10 Things I Learned This Month During the Covid-19 Pandemic

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Well, I guess it’s taken this past month of CRAZINESS to finally write in this blog again.

I used to write a monthly post called “10 Things I Learned Last Month” – you can search for past posts in the search bar.

Here is the latest addition of 10 Things I Learned, summing up March 2020 (which seriously felt like an entire year). This past month, we faced the global pandemic of Covid-19, with the U.S. going into a nation-wide sabbatical. Most people, aside from essential workers, are currently working from home, schooling from home, and trying to adjust to this weird limbo life for the unforeseen future. In our home, our family is still figuring out new rhythms that work for us.

In no particular order, here are 10 things I learned this month.

1. I am under more stress than I’ve ever been in my entire life.

There are many things about the current season that are inherently stressful. Global crisis, sickness and death, economic downturn, of course. And also personal things, like worrying about my older friends and family members’ health, helping my kids adjust to lots of uncertainty, and tending to the needs within our church community. And in the midst of stress, I observe interesting ebbs and flows in me that have been unpredictable at times. Some moments I feel certain and secure, armed with a we-got-this attitude. And then other moments I’m crying, stress eating ice cream, and can’t fall asleep because I’m anxious.

2. I need my tribe of people right now.

This is the time to tighten those relational connections with the people that matter most. And I am so grateful I have my people, and ways to deepen those connections. Phone calls and texts with friends have become lifelines. Family conference calls on Zoom and video messages on Marco Polo are keeping us afloat. Thank God for technology that allows us to reach out to others right now.

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3. We are all facing loss and disappointment.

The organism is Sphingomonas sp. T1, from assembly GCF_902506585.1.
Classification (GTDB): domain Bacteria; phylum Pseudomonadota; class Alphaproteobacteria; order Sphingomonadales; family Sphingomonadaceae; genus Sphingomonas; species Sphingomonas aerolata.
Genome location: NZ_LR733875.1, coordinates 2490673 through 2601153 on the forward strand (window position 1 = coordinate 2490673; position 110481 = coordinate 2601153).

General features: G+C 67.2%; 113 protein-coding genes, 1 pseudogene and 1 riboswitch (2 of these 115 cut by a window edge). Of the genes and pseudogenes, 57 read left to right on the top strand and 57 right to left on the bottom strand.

Every single one of us is dealing with losses of some kind. My kids can’t see their friends, and that’s hard. Some of our extended family members and friends cannot work right now, and that’s hard. One big loss for our family is that we were scheduled to officially adopt our foster son this week, but now that’s on hold because the court system in Hawaii is essentially shut down right now. And that’s hard. Really hard. I’ve cried several times from all the loss I’m feeling.

(Since I haven’t written anything here about fostering, this may be news to you. It has been an adventure and joy for our family, and I hope to write a longer post about that at some point.)

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4. I love discovering unexpected beauty around me.

Though life in our home is more chaotic than normal, there are many joys worth celebrating. My kids are so resilient and healthy. Of course there are conflicts, but overall my kids have been really kind with each other. I love seeing their friendships and sweet moments together. There is a lot of fun and laughter in our family.

I also love the beautiful, creative ways people around us are reaching out, connecting with others, and offering what they have to bless others. Humans are so wonderfully compassionate and innovative!

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5. I need to pay attention to my inner world when engaging with social media.

RIght now social media feels like both a wonderful gift and a potential minefield, depending on the moment. On the good end, it’s a way to maintain social connections, read funny things that help me have a healthy level of humor, get parenting tips, and of course, learn about the gloriousness that is Tiger King on Netflix. But if I linger too long on social media, I start to get overwhelmed with news that worries me, posts that make me question whether I’m doing enough, and other things that do more harm than good. So I’m learning how to intentionally pay attention to how my heart and soul are doing while I’m on things like Facebook or Instagram. And at the point when I feel fear or anxiety rising up, it’s probably a wise time to shut it off and find other things to do.